All assessments as described in the Assessment Task section above.
No submission of assessment tasks after the due date will be permitted. If an assessment task is not submitted by the due date, a mark of 0 will be awarded.
Accepted academic practice for referencing sources that you use in presentations can be found via the links on the Wattle site, under the file named “ANU and College Policies, Program Information, Student Support Services and Assessment”. Alternatively, you can seek help through the Students Learning Development website.
It is intended that each 'weekly' quiz will be returned in tutorials in the week following its completion, the 'midterm' quiz within two weeks of its completion. The 'final' quiz results will be released on the exam result release date.
Extensions and Penalties
Extensions and late submission of assessment pieces are covered by the Student Assessment (Coursework) Policy and Procedure. Extensions may be granted for assessment pieces that are not examinations or take-home examinations. If you need an extension, you must request an extension in writing on or before the due date. If you have documented and appropriate medical evidence that demonstrates you were not able to request an extension on or before the due date, you may be able to request it after the due date.
Resubmission of Assignments
Distribution of grades policy
Academic Quality Assurance Committee monitors the performance of students, including attrition, further study and employment rates and grade distribution, and College reports on quality assurance processes for assessment activities, including alignment with national and international disciplinary and interdisciplinary standards, as well as qualification type learning outcomes.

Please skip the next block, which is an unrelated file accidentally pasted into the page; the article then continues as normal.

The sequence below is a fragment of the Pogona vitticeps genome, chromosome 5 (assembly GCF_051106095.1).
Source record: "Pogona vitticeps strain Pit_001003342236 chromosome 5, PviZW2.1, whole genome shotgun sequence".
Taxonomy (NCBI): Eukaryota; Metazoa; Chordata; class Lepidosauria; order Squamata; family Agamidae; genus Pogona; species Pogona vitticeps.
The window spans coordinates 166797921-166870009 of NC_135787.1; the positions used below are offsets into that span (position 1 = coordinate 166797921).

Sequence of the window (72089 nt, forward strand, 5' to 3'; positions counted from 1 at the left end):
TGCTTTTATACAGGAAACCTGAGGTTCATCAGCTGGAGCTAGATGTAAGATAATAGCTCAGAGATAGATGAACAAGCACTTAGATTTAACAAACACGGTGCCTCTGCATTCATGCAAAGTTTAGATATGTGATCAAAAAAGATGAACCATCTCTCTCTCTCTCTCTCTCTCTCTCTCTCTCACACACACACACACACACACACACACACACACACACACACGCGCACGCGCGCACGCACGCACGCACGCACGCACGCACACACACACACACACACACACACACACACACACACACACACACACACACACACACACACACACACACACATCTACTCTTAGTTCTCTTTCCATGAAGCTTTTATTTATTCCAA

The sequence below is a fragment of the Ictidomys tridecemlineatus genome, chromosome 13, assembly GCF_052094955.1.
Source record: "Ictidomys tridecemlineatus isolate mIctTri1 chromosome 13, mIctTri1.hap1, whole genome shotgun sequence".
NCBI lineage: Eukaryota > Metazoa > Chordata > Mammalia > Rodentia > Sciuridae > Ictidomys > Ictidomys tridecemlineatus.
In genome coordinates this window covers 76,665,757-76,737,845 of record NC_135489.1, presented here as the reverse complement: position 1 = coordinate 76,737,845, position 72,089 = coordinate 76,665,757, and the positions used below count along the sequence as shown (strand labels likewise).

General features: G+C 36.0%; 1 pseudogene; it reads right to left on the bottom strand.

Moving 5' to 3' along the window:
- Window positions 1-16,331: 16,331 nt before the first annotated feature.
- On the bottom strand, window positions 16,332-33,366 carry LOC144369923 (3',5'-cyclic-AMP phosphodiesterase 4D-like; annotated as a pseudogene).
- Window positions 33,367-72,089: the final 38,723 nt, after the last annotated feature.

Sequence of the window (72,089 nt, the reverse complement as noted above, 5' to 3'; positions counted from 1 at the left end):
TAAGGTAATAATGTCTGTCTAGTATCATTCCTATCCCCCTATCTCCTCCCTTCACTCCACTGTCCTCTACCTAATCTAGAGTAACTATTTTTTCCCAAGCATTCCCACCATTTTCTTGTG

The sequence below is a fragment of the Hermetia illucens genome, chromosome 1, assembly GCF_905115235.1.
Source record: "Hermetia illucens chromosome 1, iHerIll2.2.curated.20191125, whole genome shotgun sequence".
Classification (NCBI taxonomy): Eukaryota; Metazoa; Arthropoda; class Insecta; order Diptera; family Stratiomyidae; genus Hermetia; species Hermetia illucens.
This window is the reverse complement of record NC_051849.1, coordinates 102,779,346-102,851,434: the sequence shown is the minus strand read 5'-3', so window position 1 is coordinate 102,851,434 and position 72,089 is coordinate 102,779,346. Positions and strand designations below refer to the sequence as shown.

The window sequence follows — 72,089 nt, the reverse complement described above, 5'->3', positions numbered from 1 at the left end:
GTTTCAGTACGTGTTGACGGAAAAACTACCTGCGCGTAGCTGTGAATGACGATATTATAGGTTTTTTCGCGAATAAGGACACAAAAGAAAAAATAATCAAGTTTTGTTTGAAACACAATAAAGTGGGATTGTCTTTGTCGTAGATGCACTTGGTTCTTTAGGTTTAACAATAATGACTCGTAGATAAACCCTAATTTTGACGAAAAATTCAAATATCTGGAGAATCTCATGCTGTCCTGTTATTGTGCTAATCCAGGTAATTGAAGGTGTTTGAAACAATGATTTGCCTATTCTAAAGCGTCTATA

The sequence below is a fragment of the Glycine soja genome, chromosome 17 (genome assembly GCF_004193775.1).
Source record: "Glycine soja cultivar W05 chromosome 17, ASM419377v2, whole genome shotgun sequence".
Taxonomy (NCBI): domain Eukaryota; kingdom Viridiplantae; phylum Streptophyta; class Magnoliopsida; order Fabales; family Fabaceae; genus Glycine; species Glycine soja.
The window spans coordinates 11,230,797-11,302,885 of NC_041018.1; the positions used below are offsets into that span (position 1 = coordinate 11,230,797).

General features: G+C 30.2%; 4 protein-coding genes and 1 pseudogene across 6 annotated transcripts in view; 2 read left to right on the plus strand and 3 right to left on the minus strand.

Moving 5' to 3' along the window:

Since first semester 1994, ANU uses a grading scale for all courses. This grading scale is used by all academic areas of the University.
Support for students
The University offers students support through several different services. You may contact the services listed below directly or seek advice from your Course Convener, Student Administrators, or your College and Course representatives (if applicable).
- ANU Health, safety & wellbeing for medical services, counselling, mental health and spiritual support
- ANU Diversity and inclusion for students with a disability or ongoing or chronic illness
- ANU Dean of Students for confidential, impartial advice and help to resolve problems between students and the academic or administrative areas of the University
- ANU Academic Skills and Learning Centre supports you make your own decisions about how you learn and manage your workload.
- ANU Counselling Centre promotes, supports and enhances mental health and wellbeing within the University student community.
- ANUSA supports and represents undergraduate and ANU College students
- PARSA supports and represents postgraduate and research students
Game theory, microeconomics
Dr Sander Heinsalu